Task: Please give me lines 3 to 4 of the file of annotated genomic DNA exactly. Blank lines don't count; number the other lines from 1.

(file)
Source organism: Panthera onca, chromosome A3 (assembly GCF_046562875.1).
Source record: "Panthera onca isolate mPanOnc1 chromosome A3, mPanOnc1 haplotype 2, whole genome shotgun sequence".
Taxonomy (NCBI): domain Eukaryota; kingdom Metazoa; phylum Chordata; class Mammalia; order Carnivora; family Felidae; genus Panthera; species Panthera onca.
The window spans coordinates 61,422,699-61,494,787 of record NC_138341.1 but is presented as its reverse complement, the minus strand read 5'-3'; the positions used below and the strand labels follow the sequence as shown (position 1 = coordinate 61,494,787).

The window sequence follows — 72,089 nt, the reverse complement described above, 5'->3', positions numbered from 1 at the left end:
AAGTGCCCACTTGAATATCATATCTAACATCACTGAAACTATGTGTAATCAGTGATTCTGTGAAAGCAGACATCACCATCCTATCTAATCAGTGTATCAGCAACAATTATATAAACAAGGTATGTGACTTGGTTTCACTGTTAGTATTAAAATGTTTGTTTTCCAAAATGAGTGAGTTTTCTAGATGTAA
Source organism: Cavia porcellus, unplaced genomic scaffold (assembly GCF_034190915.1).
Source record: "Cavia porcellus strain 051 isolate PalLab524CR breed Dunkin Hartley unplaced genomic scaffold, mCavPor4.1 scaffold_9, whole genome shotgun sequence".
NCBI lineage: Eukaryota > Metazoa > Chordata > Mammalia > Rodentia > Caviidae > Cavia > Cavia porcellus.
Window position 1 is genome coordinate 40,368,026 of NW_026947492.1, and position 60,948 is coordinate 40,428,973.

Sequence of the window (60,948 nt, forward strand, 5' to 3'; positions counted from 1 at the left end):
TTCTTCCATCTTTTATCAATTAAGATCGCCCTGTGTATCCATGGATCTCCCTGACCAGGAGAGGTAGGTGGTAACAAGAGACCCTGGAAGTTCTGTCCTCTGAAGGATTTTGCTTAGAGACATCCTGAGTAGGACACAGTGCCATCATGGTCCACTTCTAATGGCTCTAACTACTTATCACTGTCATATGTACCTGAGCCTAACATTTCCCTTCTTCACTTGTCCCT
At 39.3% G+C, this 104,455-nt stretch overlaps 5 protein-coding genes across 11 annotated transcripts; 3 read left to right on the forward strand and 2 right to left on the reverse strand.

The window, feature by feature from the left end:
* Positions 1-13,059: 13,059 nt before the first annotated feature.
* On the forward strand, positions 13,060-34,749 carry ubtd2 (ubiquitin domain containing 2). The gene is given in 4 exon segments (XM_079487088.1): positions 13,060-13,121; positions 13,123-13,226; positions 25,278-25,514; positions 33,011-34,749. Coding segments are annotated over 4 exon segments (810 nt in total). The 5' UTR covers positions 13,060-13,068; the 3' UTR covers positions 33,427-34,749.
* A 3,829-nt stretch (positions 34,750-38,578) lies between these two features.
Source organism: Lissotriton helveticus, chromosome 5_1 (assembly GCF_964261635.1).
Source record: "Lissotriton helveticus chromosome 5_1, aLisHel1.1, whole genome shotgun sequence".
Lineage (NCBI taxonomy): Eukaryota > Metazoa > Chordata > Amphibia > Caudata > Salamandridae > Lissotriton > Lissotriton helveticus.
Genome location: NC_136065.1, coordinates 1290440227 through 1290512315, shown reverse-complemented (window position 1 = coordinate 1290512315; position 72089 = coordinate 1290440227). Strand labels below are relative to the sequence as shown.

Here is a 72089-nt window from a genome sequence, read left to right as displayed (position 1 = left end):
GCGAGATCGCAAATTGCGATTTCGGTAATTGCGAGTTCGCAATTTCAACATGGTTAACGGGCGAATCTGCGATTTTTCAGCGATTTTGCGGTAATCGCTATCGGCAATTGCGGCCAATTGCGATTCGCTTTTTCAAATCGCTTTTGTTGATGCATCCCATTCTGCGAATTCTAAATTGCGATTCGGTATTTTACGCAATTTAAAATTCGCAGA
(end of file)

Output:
Taxonomy (NCBI): domain Eukaryota; kingdom Metazoa; phylum Chordata; class Mammalia; order Carnivora; family Felidae; genus Panthera; species Panthera onca.
The window spans coordinates 61,422,699-61,494,787 of record NC_138341.1 but is presented as its reverse complement, the minus strand read 5'-3'; the positions used below and the strand labels follow the sequence as shown (position 1 = coordinate 61,494,787).